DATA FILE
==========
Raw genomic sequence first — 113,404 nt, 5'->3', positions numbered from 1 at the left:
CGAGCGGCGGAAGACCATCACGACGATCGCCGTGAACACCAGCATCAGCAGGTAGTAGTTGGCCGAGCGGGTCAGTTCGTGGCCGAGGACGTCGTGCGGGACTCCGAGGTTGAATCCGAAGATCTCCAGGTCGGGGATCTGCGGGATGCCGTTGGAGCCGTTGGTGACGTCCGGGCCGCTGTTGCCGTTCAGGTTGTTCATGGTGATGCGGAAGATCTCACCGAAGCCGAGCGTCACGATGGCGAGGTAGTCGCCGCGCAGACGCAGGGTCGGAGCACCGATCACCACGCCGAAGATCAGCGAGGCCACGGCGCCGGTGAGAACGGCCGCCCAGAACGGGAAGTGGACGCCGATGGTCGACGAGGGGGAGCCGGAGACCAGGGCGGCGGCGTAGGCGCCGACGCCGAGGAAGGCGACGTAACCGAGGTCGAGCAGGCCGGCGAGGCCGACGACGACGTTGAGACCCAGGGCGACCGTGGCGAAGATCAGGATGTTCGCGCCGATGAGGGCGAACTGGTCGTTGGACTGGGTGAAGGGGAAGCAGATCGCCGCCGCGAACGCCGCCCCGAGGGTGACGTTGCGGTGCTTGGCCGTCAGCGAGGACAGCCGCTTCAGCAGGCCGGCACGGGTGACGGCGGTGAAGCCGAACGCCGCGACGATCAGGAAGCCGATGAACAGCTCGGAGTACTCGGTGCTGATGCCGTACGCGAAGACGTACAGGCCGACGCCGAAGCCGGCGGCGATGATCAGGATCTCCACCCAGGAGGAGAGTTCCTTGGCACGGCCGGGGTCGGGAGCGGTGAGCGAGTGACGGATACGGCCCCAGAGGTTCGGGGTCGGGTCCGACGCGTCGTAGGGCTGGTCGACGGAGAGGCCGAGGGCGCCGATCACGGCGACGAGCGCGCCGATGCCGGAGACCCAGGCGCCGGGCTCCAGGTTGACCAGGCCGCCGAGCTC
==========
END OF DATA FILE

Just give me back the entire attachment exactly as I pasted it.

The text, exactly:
Raw genomic sequence first — 113,404 nt, 5'->3', positions numbered from 1 at the left:
CGAGCGGCGGAAGACCATCACGACGATCGCCGTGAACACCAGCATCAGCAGGTAGTAGTTGGCCGAGCGGGTCAGTTCGTGGCCGAGGACGTCGTGCGGGACTCCGAGGTTGAATCCGAAGATCTCCAGGTCGGGGATCTGCGGGATGCCGTTGGAGCCGTTGGTGACGTCCGGGCCGCTGTTGCCGTTCAGGTTGTTCATGGTGATGCGGAAGATCTCACCGAAGCCGAGCGTCACGATGGCGAGGTAGTCGCCGCGCAGACGCAGGGTCGGAGCACCGATCACCACGCCGAAGATCAGCGAGGCCACGGCGCCGGTGAGAACGGCCGCCCAGAACGGGAAGTGGACGCCGATGGTCGACGAGGGGGAGCCGGAGACCAGGGCGGCGGCGTAGGCGCCGACGCCGAGGAAGGCGACGTAACCGAGGTCGAGCAGGCCGGCGAGGCCGACGACGACGTTGAGACCCAGGGCGACCGTGGCGAAGATCAGGATGTTCGCGCCGATGAGGGCGAACTGGTCGTTGGACTGGGTGAAGGGGAAGCAGATCGCCGCCGCGAACGCCGCCCCGAGGGTGACGTTGCGGTGCTTGGCCGTCAGCGAGGACAGCCGCTTCAGCAGGCCGGCACGGGTGACGGCGGTGAAGCCGAACGCCGCGACGATCAGGAAGCCGATGAACAGCTCGGAGTACTCGGTGCTGATGCCGTACGCGAAGACGTACAGGCCGACGCCGAAGCCGGCGGCGATGATCAGGATCTCCACCCAGGAGGAGAGTTCCTTGGCACGGCCGGGGTCGGGAGCGGTGAGCGAGTGACGGATACGGCCCCAGAGGTTCGGGGTCGGGTCCGACGCGTCGTAGGGCTGGTCGACGGAGAGGCCGAGGGCGCCGATCACGGCGACGAGCGCGCCGATGCCGGAGACCCAGGCGCCGGGCTCCAGGTTGACCAGGCCGCCGAGCTC